Organizational Objectives

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Organizational Objectives


MT: Human Resource Management – 203

A company’s strategy is essentially the foundation of it’s success. In fact, the company strategy is defined as the combination of all the decisions taken and actions performed by the company to accomplish the goals and to secure a competitive position in the market. In the Case Scenario, Braintrust toys is a toy maker that uses a product development strategy but believes that maybe they need to orient their company towards an innovative strategy. Unfortunately, their current objectives have not balanced the compensation and evaluation for their company. Therefore, I’ll explain how Braintrust can link their compensation and evaluations to the company’s new objectives and innovation strategy.

As mentioned in the Case Study, “Braintrust Toys is a toy maker that has as its mission, “Our purpose is to expand the minds of children 1 month–100 years old.” Currently they use a product development strategy, but believe that maybe they need to orient their company towards an innovative strategy.” Usually, a product development strategy is used to bring new innovation to existing products. It is a quick and cheap method of using products that have already been made rather than completely inventing a new one. On the contrary is an innovative strategy. That is where a company will pursue a competitive advantage by creating a unique product that hasn’t been seen. If BrainTrust plans to move towards an innovative strategy, then its objectives will be analyzed.

Braintrust created new objectives in line with the new innovation strategy. They included; Enhance attributes and convenience in at least 20 existing products, Launch at least 15 new products that appeal to new customers and new markets, Develop 5 new markets, Hire personnel that think innovatively, Hire diverse support personnel and designers who are customer service oriented to support new products and markets. At this point, they are recommended to commit to those goals and incorporate them into the company’s strategy. If they plan on having a successful outcome, then perhaps they can compensate their employees. According to TP, “Compensation is the results or rewards that the employees receive in return for their work…Compensation includes payments like bonuses, profit sharing, overtime pay, recognition rewards and sales commission, etc.” By proving compensation, their goals will be the primary focus of their current employees. They will put forth all their effort and strive for the best results to attain the incentive.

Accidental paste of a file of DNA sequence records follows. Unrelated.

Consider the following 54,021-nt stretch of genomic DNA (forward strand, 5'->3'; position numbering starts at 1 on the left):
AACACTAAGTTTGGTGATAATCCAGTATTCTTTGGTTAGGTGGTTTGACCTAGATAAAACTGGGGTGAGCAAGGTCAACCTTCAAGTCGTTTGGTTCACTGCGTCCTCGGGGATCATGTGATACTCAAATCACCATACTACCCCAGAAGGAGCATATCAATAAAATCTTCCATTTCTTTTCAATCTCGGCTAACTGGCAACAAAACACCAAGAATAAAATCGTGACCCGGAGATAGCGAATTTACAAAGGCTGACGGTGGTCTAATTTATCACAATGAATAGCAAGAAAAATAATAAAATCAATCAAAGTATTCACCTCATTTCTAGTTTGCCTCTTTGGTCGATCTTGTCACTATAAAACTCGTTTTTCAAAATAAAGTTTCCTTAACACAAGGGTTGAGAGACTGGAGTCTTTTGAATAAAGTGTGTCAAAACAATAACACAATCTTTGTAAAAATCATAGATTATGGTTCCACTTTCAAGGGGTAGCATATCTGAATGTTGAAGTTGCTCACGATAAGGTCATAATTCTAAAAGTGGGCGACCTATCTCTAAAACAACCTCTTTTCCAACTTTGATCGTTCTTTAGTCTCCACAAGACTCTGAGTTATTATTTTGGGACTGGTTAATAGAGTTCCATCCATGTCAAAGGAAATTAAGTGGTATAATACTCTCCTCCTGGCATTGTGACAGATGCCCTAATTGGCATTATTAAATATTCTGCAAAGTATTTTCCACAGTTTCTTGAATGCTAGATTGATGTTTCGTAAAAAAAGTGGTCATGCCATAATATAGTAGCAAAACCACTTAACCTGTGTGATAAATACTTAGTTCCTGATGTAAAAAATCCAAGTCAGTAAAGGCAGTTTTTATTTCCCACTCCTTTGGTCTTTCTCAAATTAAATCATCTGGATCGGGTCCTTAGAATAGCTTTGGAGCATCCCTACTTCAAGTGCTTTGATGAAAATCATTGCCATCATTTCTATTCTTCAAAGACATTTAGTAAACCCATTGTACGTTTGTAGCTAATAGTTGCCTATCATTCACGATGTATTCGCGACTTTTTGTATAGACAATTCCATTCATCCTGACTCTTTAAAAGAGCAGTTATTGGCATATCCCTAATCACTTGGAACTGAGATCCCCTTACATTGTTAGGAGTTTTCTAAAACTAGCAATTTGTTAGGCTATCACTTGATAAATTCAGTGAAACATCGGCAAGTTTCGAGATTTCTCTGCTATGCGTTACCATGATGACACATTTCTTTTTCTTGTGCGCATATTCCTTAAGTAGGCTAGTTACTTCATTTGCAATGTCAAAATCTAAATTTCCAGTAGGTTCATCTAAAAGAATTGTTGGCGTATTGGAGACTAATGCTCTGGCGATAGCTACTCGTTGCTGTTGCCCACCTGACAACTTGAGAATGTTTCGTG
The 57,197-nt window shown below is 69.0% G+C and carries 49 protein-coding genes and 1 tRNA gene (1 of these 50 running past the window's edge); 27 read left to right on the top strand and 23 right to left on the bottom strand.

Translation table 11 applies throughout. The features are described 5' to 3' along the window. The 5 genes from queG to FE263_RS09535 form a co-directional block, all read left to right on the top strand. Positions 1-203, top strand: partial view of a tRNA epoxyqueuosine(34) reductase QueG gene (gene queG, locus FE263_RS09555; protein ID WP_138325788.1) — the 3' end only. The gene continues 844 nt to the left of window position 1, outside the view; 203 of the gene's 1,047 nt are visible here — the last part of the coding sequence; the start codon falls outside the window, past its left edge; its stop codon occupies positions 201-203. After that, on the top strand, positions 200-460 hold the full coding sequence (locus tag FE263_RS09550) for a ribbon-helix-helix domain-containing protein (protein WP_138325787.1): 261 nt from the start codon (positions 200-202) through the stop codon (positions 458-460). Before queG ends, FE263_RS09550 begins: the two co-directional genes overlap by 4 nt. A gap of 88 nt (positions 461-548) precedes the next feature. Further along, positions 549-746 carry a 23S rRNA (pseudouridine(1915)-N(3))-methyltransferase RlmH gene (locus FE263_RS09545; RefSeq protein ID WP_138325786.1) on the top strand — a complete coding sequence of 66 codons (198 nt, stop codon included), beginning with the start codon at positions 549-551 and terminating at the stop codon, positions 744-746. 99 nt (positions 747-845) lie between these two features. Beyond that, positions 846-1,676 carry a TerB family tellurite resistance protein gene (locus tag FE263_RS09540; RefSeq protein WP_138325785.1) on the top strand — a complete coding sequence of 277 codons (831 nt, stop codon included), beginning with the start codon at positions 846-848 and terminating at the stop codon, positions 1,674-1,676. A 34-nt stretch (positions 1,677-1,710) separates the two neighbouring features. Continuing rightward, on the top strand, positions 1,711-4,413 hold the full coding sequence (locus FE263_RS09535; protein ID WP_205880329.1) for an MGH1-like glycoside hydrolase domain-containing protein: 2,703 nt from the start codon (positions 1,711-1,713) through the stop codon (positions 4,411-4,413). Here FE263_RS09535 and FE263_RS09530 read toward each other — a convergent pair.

The evaluation process will come shortly after the goals are attained. Since the employees were offered compensation for their contribution to the company’s strategy, they will be given a score. As mentioned in the Case Scenario, “Their compensation to date has been based on longevity at the company. The evaluations were performed by their managers after reviewing their results based on: (1) their influence on increased department product output (75%) and (2) increased department sales (25%) at the end of the year.” Assuming that the remaining 200 employees improved the company’s product output and increased the department sales, nearly all employees should receive a very good evaluation score. A recommended method of performance evaluation for this scenario would be the comparative method. According to Jadhav, “Under the paired comparison method, the overall performance of one individual is directly compared with that of the other on the basis of a common criterion. This comparison is all evasive and not job-specific.” If every employee is working towards the same goals, then they should all be reviewed for their comparison amongst each other. At the end of the day, they all contribute to the company’s new objectives and innovation strategy.


Jadhav, Aparna. (Dec, 2017). Workspirited. 13 Proven Performance Evaluation Methods to Use for Appraisals.

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TP. (N/A). Tutorials Point. HRM – Compensation Management

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